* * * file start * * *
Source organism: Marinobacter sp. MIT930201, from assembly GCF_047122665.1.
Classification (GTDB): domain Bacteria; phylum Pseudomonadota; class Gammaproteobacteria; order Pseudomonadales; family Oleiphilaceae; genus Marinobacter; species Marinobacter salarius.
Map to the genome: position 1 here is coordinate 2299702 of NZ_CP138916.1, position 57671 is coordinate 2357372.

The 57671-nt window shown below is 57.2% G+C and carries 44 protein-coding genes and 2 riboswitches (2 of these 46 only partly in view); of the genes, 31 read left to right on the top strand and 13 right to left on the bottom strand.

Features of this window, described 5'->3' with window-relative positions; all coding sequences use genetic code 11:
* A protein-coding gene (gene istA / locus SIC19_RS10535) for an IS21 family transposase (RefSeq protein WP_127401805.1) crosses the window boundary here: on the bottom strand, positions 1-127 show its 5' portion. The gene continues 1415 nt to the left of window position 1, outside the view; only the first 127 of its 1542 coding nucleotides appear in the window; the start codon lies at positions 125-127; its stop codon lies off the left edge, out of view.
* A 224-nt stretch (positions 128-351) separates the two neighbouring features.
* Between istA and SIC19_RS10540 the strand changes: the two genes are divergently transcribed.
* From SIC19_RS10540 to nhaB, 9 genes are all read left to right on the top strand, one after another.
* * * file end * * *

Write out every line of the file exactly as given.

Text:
Source organism: Marinobacter sp. MIT930201, from assembly GCF_047122665.1.
Classification (GTDB): domain Bacteria; phylum Pseudomonadota; class Gammaproteobacteria; order Pseudomonadales; family Oleiphilaceae; genus Marinobacter; species Marinobacter salarius.
Map to the genome: position 1 here is coordinate 2299702 of NZ_CP138916.1, position 57671 is coordinate 2357372.

The 57671-nt window shown below is 57.2% G+C and carries 44 protein-coding genes and 2 riboswitches (2 of these 46 only partly in view); of the genes, 31 read left to right on the top strand and 13 right to left on the bottom strand.

Features of this window, described 5'->3' with window-relative positions; all coding sequences use genetic code 11:
* A protein-coding gene (gene istA / locus SIC19_RS10535) for an IS21 family transposase (RefSeq protein WP_127401805.1) crosses the window boundary here: on the bottom strand, positions 1-127 show its 5' portion. The gene continues 1415 nt to the left of window position 1, outside the view; only the first 127 of its 1542 coding nucleotides appear in the window; the start codon lies at positions 125-127; its stop codon lies off the left edge, out of view.
* A 224-nt stretch (positions 128-351) separates the two neighbouring features.
* Between istA and SIC19_RS10540 the strand changes: the two genes are divergently transcribed.
* From SIC19_RS10540 to nhaB, 9 genes are all read left to right on the top strand, one after another.